Rigoberto Urán rues 'lack of strength' as he falls out of Tour de France podium places

The 34-year-old had looked on course for a second podium at the Tour

Rigoberto Urán
(Image credit: Getty)

Rigoberto Urán’s hopes of a second Tour de France podium appear to be over after he lost almost two minutes on stage 17.

The Colombian has been in the top-three of the race since the first rest day, aiming to replicate his result from 2017 when he finished runner-up to Chris Froome.

But on the Col du Portet on a sometimes misty Wednesday, the EF Education – Nippo rider shed 1:49 to stage winner and race leader Tadej Pogačar, with Jonas Vingegaard and Richard Carapaz three and four seconds further back, respectively.

As a result, Urán has dropped from second to fourth and now faces a monumental battle to regain a place on the final podium.

While he could put up to a minute into Carapaz on Saturday’s 30.8km time trial, he is currently 94 seconds behind Carapaz, requiring him to attack and gain time on stage 18’s summit finish to Luz Ardiden.

That looks improbable given that he his elevation to second overall was thanks to him being steady and consistent rather than aggressive.

Moreover, his comments after stage 17 indicated that he doesn’t feel capable of moving back up: “I lacked a bit of strength,” he rued. “And I have lost two very important positions.”

>>> 'He can be a Tour de France winner pretty soon': Tadej Pogačar leads praise of Jonas Vingegaard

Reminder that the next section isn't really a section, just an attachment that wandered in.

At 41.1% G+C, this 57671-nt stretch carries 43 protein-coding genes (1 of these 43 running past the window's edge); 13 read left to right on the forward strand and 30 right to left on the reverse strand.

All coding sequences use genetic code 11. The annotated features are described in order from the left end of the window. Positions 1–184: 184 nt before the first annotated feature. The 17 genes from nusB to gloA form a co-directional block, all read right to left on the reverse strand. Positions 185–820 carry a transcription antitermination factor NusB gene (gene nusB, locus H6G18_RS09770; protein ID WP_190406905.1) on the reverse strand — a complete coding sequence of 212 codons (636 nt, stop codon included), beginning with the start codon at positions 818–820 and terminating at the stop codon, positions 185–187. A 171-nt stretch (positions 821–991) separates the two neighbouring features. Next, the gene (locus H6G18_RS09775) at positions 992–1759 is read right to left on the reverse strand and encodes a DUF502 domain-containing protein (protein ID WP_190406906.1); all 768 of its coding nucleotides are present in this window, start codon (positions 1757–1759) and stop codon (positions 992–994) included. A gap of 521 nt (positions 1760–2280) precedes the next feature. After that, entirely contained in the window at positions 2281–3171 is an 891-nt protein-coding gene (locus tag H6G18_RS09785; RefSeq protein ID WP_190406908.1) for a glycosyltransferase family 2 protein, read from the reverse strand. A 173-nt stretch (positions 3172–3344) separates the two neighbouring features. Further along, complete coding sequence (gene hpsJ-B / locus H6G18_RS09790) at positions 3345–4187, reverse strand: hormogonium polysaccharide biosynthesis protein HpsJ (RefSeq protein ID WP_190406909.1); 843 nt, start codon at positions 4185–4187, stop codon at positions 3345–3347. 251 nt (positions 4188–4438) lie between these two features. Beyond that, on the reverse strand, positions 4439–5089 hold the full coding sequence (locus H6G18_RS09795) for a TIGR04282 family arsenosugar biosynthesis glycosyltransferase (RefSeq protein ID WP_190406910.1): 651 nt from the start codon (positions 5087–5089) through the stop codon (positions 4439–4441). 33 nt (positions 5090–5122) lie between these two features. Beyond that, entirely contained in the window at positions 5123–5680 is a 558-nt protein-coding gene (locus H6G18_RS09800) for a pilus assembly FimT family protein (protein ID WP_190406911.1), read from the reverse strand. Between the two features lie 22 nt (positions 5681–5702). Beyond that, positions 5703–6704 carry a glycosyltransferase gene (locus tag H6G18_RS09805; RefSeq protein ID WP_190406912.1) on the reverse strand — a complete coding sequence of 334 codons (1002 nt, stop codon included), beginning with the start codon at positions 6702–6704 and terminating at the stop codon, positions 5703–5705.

His teammate Sergio Higuita led him to the line, and Urán conceded that were it not for his fellow Colombian, he would have slipped further down the top-10.

“He helped me a lot. Without him I would have lost double the time,” he admitted.

Urán, though, hasn’t ruled out fortunes reversing on the race’s final mountain stage. “We are going to continue fighting,” he vowed. “Tomorrow is another key day.”

Stage 18 sees the peloton tackle a short, 130km stage that finishes atop Luz Ardiden at 1,715m. The climb averages 7.4% over 13.3km.

Pogačar leads the race by 5:39 from Vingegaard, with stage 18 and stage 20’s time trial the only remaining opportunities to re-order the final standings.

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Chris Marshall-Bell

Chris first started writing for Cycling Weekly in 2013 on work experience and has since become a regular name in the magazine and on the website. Reporting from races, long interviews with riders from the peloton and riding features drive his love of writing about all things two wheels.

Probably a bit too obsessed with mountains, he was previously found playing and guiding in the Canadian Rockies, and now mostly lives in the Val d’Aran in the Spanish Pyrenees where he’s a ski instructor in the winter and cycling guide in the summer. He almost certainly holds the record for the most number of interviews conducted from snowy mountains.